Promoting a positive conversation about men, manhood and masculinity
According to event organisers these core themes help to address some of the issues that affect men and boys and include important topics such as the high male suicide rate.
In 2021, 4,704 men in England, Wales and Scotland took their own lives. This is the equivalent of 13 per day. Men make up 75% of all deaths by suicide and it is the biggest cause of male deaths under 50.
Other subjects the awareness day hopes to shine a light on include men's health (including male cancers), shorter life expectancy and workplace deaths.
Challenges surrounding men as parents, particularly new fathers and separated fathers is another important topic event organisers hope to spark conversations about.
The day also hopes to raise awareness in support of male victims of violence, including sexual violence.
In short, IMD provides men and those that support them the opportunity to discuss problems relevant to men, such as fatherhood, boys’ education and the worldwide epidemic that is male suicide.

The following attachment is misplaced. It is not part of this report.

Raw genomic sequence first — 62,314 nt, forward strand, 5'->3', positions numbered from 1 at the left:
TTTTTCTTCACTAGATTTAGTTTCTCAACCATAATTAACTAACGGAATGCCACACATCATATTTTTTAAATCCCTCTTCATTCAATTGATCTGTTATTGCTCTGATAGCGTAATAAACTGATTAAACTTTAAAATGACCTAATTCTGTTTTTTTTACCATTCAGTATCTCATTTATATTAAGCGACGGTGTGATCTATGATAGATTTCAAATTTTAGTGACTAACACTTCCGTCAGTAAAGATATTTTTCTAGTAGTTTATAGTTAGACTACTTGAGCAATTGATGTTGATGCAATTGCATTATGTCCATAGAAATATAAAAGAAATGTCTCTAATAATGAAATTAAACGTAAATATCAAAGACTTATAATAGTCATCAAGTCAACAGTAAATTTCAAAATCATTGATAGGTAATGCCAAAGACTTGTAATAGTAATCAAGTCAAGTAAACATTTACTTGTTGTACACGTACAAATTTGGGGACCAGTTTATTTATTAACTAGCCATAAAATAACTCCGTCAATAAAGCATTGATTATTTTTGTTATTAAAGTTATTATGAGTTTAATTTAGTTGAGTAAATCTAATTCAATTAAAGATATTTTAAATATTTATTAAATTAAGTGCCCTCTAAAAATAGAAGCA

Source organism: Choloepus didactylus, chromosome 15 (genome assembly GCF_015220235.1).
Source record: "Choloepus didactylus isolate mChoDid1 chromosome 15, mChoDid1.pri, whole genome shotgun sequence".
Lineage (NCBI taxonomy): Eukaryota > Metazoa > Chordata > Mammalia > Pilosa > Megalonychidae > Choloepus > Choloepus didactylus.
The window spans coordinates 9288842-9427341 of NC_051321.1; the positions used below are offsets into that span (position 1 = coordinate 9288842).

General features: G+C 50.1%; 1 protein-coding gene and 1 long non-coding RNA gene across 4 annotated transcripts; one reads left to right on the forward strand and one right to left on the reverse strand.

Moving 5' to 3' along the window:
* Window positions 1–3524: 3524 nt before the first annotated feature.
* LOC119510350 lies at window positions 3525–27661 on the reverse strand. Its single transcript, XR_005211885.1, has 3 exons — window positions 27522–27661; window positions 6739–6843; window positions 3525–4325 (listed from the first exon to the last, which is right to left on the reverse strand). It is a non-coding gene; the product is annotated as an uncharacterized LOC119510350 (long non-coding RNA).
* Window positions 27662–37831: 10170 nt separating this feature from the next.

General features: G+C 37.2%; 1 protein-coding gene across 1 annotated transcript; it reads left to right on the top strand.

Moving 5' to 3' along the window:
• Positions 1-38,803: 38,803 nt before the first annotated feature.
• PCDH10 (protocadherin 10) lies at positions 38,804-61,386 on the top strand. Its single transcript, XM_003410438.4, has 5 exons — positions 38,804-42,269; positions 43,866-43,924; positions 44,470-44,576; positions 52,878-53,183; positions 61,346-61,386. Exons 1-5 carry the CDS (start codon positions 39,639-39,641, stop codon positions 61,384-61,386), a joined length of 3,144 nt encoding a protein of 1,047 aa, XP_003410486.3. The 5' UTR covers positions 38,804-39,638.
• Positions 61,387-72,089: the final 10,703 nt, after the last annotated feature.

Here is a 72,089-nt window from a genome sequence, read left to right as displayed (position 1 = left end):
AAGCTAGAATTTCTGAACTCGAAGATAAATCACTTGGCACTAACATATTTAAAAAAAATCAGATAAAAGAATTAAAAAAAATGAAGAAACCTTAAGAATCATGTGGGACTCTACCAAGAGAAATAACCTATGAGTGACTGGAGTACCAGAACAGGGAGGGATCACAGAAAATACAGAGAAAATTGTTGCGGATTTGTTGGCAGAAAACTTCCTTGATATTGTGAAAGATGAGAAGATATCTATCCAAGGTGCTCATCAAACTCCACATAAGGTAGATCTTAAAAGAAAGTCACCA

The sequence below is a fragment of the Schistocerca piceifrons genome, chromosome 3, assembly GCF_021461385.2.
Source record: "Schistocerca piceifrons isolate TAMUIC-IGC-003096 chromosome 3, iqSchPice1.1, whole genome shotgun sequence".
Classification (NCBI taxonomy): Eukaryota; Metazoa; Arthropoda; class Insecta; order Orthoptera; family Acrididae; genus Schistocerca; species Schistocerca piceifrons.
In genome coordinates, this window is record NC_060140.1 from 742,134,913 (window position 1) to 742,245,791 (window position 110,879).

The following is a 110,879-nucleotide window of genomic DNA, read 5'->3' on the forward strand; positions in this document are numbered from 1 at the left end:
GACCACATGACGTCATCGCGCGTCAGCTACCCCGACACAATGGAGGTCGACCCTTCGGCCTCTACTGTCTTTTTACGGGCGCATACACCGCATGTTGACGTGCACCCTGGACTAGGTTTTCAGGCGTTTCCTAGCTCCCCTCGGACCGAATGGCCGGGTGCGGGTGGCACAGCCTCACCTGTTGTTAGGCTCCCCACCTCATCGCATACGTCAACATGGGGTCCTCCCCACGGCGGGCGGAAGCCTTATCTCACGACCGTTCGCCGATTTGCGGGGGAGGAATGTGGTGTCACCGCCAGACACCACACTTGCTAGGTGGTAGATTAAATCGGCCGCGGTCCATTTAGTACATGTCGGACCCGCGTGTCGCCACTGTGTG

Watch: GMB debates whether we need International Men's Day
Sounds like a worthy cause, so why the controversy? Social media typically delivers a mixed response to the annual IMD celebration.
While some are in favour of the day as an important opportunity to discuss male-specific issues, others argue about the necessity of an event to champion men, when they are still in a position of power.
Yahoo UK previously put the question to its followers on Twitter, and views amongst female respondents were varied.
One respondent felt the awareness day was theoretically a good idea, but had lost its way. “International Men's Day tackles some really important issue that affect men and it's right that these get some time in the spotlight,” the user wrote. “My problem is that the day has been co-opted by some antifeminists who try and use it as a springboard to air their anti-equality views.”
“I’m here for the equality," another wrote. "Women get a day so men should too. Women don’t need to have more to be equal, they literally just need to be the same and stuff like this is the start of that."
Yet others were staunchly against the idea. “Every day is International Men’s Day,” one user wrote.
What do men think? The same Yahoo social media poll revealed a surprising amount of antipathy towards the day.
“Personally I'm not a fan of 'days' as it feel sometimes it gives people an excuse to only focus on specific important issues for a very limited period of time when really it should be normalised and something present in all our conversations all year round,” one man offered.